A torrid affair between two women, a struggling artist and a flame-haired blues singer, upsets a man who has a thing for the girl.
09 Feb The Girl (2000)
Room in Paris
I guess I should describe what the filmmaker described as her goals. She wanted to make a noir love story and to ‘abstract‘ it, making it pure, and therefore effective.
This isn’t noir as I understand it, but that does not matter in this equation. She can call things whatever she wants, I suppose. But there seems to be a lack of understanding about what works, about the craft of abstraction.
Noir is a specific abstraction technique, an integrated set of narrative techniques that connects at a more basic level than genre (I think). The common notion of ‘abstract‘ is simplification, removed from reality, but every story is an abstraction, and every theatrical and cinematic convention a way of manipulating abstracted representations.
Jarmusch and the Andersons make things that work because they understand this process that instead of simplifying, increases depth through clarity. The ‘abstraction‘ here is just a matter of plainness, and it doesn’t work. But quite apart from what the filmmaker thought she was doing, it could have worked, because there is the device of the artist.
The girl of the title is a performing artist, wanting to be in a movie. She uses sex to advance her ‘career‘ and what we see is her captured by an abusive man. The relationship IS effectively abstracted by reducing the men to one man, surrounding by similar looking guys all of whom are silent. The sex, the control are all offscreen and imagined. She sings in his night club, sings of love.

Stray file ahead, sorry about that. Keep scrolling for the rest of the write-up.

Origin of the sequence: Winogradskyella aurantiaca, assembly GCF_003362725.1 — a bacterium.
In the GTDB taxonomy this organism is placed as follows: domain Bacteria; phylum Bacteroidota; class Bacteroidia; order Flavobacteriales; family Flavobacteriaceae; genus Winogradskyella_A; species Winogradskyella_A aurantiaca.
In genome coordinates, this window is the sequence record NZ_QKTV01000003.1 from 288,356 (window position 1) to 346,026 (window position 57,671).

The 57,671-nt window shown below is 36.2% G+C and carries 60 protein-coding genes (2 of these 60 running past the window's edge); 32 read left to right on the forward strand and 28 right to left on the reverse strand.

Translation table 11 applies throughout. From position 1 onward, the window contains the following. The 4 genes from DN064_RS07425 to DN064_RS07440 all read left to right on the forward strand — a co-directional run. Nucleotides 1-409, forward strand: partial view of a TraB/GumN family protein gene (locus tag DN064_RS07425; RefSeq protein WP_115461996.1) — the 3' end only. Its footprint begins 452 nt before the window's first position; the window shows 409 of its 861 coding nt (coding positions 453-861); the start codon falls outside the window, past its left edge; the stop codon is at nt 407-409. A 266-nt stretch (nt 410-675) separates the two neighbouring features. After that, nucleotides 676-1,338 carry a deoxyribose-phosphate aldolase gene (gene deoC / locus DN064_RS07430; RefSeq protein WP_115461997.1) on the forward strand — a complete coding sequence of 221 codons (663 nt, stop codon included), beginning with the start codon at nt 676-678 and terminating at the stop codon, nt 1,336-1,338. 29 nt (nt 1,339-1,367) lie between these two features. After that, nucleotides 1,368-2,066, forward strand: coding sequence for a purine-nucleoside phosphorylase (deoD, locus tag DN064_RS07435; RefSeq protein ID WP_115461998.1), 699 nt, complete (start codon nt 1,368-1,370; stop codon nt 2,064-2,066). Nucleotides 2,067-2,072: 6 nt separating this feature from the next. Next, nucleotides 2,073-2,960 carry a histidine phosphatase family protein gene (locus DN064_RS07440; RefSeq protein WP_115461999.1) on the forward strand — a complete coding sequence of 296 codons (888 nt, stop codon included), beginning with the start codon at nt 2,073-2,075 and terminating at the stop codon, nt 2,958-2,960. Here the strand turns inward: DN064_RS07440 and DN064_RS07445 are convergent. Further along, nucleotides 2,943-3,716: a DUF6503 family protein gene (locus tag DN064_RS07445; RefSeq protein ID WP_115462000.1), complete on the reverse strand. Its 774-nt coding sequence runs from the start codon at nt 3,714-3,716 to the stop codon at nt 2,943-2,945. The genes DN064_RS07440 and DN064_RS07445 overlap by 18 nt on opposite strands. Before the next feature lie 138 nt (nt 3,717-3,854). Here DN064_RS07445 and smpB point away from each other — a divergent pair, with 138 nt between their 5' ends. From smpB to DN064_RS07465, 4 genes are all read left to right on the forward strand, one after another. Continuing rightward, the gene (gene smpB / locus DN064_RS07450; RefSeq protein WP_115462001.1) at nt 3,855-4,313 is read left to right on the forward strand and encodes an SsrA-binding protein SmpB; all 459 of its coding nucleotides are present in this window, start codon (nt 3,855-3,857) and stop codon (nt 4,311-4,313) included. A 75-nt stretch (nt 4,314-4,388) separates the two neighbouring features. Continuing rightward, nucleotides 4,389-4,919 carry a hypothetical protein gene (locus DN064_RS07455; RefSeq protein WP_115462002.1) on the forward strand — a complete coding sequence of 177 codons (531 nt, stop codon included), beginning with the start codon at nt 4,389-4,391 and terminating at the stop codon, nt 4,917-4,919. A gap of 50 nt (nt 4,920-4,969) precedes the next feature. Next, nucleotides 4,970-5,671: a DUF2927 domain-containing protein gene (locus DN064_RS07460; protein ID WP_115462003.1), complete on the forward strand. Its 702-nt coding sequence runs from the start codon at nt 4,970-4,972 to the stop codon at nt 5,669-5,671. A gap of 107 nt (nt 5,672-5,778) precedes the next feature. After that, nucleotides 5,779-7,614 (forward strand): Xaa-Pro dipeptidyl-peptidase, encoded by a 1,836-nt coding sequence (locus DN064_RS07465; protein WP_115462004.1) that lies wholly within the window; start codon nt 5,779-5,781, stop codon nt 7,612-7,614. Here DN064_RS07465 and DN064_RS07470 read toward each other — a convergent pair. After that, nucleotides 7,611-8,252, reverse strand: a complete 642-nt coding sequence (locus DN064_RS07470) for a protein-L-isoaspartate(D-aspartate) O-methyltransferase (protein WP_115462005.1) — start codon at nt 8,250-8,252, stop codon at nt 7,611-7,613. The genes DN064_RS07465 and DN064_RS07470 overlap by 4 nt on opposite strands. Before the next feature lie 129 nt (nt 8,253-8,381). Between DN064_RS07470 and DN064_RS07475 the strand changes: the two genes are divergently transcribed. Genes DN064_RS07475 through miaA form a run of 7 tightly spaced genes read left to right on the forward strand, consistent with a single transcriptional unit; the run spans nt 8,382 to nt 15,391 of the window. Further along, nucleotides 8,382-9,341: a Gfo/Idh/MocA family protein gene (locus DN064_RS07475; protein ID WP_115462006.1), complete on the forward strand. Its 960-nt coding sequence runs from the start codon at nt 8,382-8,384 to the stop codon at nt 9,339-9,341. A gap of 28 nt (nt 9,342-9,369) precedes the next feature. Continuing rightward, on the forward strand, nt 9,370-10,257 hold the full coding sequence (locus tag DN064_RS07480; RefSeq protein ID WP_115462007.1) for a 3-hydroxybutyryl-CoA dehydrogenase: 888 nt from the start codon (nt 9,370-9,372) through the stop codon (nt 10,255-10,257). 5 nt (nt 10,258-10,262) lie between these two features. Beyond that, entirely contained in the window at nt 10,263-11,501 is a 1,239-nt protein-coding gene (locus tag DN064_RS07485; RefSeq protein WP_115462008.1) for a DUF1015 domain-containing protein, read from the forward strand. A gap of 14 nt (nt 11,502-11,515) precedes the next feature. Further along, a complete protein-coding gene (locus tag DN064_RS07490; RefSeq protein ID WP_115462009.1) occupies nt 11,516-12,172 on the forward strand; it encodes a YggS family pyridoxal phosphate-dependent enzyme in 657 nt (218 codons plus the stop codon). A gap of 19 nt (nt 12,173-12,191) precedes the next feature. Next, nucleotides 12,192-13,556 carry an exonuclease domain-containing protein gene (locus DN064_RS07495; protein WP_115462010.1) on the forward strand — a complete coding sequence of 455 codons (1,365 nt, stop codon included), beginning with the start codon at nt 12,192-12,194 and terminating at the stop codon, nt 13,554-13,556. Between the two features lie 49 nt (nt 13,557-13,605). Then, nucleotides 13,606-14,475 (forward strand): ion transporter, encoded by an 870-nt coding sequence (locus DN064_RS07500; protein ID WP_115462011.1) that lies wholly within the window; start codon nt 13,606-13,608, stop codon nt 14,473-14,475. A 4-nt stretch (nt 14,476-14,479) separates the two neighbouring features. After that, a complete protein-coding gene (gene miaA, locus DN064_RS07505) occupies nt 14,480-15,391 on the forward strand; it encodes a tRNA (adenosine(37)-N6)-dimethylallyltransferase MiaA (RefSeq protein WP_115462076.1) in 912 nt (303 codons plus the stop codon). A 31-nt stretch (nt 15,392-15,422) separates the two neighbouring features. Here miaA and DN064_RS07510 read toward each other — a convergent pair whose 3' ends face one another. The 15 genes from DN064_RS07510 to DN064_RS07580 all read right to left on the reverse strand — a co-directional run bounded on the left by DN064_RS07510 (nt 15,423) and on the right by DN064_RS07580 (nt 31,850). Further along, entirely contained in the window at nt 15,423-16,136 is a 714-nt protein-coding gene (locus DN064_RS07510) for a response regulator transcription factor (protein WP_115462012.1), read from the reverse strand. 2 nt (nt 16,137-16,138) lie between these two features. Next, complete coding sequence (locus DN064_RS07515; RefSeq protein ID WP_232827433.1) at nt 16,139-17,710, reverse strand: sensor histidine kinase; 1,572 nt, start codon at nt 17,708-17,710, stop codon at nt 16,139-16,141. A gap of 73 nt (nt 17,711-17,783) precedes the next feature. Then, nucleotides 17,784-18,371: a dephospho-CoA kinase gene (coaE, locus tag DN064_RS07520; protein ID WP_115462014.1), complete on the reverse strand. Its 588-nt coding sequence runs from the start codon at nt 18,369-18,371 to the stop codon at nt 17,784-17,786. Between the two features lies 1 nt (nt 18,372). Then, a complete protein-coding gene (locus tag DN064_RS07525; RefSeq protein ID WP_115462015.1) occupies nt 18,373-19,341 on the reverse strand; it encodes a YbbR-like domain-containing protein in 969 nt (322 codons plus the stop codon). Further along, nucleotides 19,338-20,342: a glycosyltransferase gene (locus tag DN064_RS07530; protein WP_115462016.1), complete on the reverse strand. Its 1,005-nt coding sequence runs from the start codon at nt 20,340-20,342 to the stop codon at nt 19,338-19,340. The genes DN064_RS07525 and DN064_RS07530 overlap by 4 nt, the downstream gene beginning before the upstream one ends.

She is approached by a woman — a painter — who becomes obsessed with her. We see the relationship between the two. The girl consumes her pleasure casually, without an awareness of how to grasp love. The artist has a real partner who she deeply loves, and into whose arms she returns every night. But that is deep and true, while the obsession is hot and dangerous. The artist struggles to turn the experience into art; we have many indications that the quest for this artistic depth is what is driving her life of obsession in with the artist‘s skin and the attendant dangers. In this sense, it is less abstract than ‘La belle noiseuse,‘ or even ‘Maze.‘ Or even for that matter ‘Nightwatching,‘ ‘Pearl Earring‘ or ‘Stealing Beauty.‘
But our filmmaker gives us no narrative friction to allow us to follow this course. And so instead of abstraction, we get dimness.
Posted in 2012
Ted’s Evaluation — 1 of 3: You can find something better to do with this part of your life.